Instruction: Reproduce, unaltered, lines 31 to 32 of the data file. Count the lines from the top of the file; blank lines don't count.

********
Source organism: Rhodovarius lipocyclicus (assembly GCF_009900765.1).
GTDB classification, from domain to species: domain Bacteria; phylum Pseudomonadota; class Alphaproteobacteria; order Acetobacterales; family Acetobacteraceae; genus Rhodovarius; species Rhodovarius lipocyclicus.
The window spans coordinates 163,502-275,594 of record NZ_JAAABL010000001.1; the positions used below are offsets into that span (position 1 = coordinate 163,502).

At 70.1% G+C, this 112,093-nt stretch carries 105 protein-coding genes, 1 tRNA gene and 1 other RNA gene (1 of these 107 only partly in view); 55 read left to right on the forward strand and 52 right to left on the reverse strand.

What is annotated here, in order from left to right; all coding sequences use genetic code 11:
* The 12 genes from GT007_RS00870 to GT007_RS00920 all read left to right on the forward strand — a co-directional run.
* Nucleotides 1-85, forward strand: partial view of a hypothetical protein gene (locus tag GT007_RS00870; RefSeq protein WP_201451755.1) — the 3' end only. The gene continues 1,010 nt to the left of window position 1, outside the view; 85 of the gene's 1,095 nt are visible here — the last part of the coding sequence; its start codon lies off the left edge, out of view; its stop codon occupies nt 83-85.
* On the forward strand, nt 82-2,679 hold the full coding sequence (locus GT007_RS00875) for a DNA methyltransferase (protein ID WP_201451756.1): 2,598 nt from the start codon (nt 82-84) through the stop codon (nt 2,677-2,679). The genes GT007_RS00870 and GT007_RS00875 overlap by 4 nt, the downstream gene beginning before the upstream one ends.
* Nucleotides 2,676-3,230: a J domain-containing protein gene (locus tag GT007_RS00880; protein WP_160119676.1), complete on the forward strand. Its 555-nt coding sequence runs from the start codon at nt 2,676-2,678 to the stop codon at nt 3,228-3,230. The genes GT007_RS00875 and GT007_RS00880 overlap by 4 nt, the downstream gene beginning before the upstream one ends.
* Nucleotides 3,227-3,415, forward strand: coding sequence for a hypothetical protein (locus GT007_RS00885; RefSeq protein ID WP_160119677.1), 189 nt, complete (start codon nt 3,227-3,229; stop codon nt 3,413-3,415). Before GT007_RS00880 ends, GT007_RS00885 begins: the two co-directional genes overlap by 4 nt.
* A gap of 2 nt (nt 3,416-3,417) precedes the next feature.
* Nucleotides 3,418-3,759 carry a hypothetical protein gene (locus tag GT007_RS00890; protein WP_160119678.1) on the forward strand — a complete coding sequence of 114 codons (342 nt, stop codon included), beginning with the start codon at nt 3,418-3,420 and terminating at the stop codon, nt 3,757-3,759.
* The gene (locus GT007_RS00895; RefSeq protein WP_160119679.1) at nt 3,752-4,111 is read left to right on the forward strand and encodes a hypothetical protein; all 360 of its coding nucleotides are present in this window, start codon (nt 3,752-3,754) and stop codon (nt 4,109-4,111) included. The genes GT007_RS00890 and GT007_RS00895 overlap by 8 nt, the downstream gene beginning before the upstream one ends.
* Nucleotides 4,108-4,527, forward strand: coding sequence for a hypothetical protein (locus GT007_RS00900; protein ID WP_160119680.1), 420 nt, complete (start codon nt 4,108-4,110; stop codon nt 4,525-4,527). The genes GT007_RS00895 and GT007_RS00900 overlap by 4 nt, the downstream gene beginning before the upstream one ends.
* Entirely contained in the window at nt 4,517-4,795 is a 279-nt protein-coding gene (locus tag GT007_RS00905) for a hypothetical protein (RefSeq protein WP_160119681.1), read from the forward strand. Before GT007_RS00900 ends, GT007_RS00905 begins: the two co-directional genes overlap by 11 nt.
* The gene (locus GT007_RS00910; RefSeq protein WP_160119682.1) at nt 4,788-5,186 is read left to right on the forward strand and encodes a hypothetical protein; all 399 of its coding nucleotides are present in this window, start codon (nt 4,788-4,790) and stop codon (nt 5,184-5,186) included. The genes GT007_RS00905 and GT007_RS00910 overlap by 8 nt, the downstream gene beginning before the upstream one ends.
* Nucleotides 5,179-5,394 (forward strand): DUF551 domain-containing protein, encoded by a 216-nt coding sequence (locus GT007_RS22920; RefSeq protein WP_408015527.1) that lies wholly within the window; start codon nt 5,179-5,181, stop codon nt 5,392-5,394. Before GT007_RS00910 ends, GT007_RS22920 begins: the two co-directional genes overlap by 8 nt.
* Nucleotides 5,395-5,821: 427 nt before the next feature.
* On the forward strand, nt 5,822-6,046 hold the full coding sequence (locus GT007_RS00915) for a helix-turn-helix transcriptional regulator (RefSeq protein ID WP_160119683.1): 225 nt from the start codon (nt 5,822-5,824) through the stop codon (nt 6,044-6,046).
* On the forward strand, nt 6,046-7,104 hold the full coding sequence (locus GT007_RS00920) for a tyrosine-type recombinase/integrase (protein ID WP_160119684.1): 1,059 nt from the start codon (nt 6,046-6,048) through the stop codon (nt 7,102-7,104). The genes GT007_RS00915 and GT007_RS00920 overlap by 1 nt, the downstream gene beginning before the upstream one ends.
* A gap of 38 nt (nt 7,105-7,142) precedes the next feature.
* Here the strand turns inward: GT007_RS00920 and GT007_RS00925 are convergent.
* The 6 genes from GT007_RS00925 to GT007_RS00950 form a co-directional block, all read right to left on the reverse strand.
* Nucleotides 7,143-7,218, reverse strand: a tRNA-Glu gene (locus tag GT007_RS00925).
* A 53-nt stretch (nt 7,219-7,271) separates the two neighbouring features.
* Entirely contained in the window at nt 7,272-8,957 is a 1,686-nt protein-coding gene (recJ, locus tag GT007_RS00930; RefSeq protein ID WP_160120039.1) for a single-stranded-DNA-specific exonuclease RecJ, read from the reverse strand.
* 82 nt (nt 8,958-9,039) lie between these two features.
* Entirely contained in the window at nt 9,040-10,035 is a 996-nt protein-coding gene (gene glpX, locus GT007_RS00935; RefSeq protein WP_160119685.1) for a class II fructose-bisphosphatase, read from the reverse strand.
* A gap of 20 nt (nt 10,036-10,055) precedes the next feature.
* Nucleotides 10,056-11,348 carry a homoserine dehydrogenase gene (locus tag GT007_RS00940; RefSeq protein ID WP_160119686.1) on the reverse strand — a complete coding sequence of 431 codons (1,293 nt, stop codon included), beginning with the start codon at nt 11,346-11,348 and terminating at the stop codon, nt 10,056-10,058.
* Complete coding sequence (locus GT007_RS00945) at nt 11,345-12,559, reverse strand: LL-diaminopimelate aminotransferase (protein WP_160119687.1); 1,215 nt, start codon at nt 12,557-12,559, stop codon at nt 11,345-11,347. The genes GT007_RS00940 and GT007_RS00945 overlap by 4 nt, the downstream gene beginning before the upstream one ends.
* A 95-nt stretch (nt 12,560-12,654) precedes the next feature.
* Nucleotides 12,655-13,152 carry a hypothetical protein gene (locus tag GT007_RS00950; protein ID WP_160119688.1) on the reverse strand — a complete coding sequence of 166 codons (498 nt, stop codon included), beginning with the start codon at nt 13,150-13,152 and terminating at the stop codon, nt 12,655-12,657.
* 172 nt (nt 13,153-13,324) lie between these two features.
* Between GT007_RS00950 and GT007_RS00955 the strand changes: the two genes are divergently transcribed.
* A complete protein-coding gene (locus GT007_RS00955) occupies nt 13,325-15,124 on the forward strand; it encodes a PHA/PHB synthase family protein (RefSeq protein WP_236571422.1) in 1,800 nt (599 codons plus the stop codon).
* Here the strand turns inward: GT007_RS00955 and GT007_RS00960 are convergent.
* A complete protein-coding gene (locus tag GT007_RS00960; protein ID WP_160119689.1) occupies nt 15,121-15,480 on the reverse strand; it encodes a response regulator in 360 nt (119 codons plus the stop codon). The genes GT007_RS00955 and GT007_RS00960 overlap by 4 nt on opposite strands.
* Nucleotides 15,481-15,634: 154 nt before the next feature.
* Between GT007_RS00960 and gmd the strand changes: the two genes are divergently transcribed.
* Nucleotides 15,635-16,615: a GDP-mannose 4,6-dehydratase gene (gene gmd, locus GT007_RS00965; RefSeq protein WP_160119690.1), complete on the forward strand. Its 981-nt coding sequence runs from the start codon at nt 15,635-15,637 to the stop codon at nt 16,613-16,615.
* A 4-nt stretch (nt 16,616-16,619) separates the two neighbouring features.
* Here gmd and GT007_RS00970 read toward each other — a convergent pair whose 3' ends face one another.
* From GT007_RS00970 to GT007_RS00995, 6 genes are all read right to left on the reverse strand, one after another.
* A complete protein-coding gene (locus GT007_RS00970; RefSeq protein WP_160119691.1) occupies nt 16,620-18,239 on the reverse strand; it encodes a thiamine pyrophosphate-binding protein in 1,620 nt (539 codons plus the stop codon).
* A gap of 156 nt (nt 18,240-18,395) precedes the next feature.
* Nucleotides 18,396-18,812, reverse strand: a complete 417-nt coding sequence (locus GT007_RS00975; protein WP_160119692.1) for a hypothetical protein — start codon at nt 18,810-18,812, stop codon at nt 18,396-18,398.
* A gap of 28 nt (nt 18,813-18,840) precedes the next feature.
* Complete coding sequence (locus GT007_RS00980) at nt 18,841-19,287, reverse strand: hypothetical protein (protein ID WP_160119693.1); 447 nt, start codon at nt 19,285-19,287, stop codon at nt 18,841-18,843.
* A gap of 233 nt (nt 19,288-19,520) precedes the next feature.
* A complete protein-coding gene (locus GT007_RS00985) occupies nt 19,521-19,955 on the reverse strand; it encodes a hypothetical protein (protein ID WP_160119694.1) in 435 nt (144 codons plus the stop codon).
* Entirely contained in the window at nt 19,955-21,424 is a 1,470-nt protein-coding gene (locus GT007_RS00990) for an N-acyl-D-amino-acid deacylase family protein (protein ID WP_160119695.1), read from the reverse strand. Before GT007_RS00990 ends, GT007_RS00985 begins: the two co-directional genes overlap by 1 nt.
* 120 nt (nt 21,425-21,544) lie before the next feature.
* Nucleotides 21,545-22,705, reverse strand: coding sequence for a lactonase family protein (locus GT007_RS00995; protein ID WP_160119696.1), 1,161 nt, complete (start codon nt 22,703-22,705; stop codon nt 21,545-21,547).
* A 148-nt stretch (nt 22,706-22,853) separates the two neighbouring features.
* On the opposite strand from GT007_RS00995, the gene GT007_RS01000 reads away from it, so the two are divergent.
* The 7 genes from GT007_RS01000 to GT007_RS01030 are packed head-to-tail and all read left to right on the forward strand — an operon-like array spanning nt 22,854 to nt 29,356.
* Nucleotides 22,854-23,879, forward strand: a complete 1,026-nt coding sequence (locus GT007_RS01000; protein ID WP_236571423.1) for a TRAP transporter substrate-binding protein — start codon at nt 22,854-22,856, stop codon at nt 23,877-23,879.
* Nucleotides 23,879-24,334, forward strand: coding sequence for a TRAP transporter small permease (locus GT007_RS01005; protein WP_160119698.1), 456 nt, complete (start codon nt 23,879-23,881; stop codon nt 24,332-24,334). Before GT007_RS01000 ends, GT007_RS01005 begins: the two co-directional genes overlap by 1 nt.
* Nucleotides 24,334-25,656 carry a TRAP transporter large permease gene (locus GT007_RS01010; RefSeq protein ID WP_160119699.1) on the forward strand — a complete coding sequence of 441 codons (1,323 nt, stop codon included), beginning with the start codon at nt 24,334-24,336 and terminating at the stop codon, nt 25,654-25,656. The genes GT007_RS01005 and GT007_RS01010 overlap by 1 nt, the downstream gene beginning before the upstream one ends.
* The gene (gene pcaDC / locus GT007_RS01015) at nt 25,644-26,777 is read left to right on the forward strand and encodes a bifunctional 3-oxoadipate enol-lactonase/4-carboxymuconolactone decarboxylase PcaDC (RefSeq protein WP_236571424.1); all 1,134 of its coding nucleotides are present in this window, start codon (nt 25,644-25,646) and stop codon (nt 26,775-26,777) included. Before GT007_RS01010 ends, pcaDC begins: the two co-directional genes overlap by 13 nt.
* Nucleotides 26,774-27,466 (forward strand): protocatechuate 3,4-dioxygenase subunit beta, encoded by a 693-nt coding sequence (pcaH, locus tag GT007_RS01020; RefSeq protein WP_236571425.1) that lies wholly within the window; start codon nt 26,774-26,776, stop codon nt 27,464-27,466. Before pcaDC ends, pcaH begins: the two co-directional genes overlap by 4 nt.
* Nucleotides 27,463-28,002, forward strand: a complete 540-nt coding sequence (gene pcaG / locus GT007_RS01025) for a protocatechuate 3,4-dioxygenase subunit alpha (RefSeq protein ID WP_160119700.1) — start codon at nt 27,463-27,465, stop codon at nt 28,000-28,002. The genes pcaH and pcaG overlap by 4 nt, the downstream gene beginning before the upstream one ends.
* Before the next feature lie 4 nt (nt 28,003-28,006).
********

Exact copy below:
* Complete coding sequence (locus GT007_RS00945) at nt 11,345-12,559, reverse strand: LL-diaminopimelate aminotransferase (protein WP_160119687.1); 1,215 nt, start codon at nt 12,557-12,559, stop codon at nt 11,345-11,347. The genes GT007_RS00940 and GT007_RS00945 overlap by 4 nt, the downstream gene beginning before the upstream one ends.
* A 95-nt stretch (nt 12,560-12,654) precedes the next feature.